Conditional Access Policy Exemptions for Jamf Connect


  1. Create an application in Azure for Open ID Connect 2.0 (OIDC) and create a second application in Azure for Resource Owner Password Grant (ROPG)
  2. Modify applications to allow the apps to appear in Conditional Access
  3. Apply requirement for MFA to OIDC app
  4. Apply exemption for MFA to ROPG app
  5. Create configuration profiles for Jamf Connect on client machines

Step One: Create applications

Follow the procedure in to create an application for Jamf Connect in Azure and name the app “Jamf Connect OIDC”. Repeat the procedure, creating an application with the name “Jamf Connect ROPG”.

(Optional: For the second application named Jamf Connect ROPG, the instructions for “Assigning Users and Designating Roles” may be skipped as the role claim will not be used.)

Optional: An administrator may choose to add a client secret to the ROPG-based app as a second security factor to access the ROPG application. Navigate to the ROPG app registration in Azure Active Directory → App registrations and set a secret under Mange → Certificates & Secrets.

Step Two: Modify applications to allow for Conditional Access

Follow the procedure in to add a bogus web redirect URI of to both applications you created in Step One

Step Three: Apply requirement for MFA to OIDC app

Open the Azure portal at and navigate to Azure Active Directory → Security → Conditional Access. Create a new policy or edit an existing one. Assign the policy at first to a test group of users to assure the policy is applied correctly. Under the section Assignments → “Cloud apps or actions”, select the OIDC app you created in Step One:
Under the section Access Controls → Grant, select the option to “Grant access” and “Require multi-factor authentication”.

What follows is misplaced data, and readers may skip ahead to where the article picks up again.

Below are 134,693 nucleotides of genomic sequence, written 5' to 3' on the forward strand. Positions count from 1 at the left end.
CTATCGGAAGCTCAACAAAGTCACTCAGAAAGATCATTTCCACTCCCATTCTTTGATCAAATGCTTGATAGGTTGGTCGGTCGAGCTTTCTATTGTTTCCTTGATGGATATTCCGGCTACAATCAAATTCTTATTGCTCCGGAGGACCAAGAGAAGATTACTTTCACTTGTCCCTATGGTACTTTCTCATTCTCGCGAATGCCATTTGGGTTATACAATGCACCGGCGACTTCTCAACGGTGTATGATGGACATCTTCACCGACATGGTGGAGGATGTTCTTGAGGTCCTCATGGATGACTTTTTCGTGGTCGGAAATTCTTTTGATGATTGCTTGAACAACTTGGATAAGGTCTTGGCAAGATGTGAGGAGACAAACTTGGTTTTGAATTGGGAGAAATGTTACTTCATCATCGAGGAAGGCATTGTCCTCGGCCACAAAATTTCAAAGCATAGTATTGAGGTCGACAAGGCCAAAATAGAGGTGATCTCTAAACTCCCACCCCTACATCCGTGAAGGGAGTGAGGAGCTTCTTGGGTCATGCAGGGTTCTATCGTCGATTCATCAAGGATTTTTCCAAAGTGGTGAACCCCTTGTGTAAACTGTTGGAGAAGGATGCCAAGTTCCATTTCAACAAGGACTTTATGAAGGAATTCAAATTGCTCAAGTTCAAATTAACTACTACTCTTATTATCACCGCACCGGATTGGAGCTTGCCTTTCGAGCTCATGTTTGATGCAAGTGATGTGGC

Note: Refer to for a discussion on Conditional Access Policy Considerations; it is strongly recommended to not select any additional grants as they may put the client machine in an inextricable state of unable to login and make a device compliant.

Refer to for full instructions.

Step Four: Apply exemption for MFA to ROPG app

In the same conditional access rule from Step Three, navigate to Assignments → “Cloud apps or actions”. Select the option to Exclude and then select the ROPG app name you created in Step One.

Step Five: Create configuration profiles for Jamf Connect on client machines

Use the Jamf Connect Configuration app located in the software distribution DMG file for Jamf Connect located in your Assets in your Jamf Nation account. 28e6dd7e70aa49f9a70a2017f2d4da76
In the OIDC Client ID, use the Application ID for the OIDC app you created in Step One. In the ROPG Client ID, use the Application ID for the ROPG app you created in Step One. Use the Test button in the upper right corner of the application to validate the configuration with a Conditional Access user you assigned in Step Three. With the OIDC test, the user should be prompted for MFA. With the ROPG test, the Azure sign-in logs for the ROPG app should show a successful authentication.

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The resultant configuration profile will have a different UUID in the OIDCClientID field and the OIDCROPGID fields. Deploy to client devices.


New Contributor

I've been advised by Jamf support not to implement this.

"We would advise against using the KB. Right now due to limitations in Azure, we can not exclude it from the CA policy - so those errors are expected. We can mitigate the volume of errors by changing the network check to something longer such as 30 minutes to an hour, and set "checkOnNetworkChange" to false."

New Contributor II

Any updates to this? Still looking for a solution.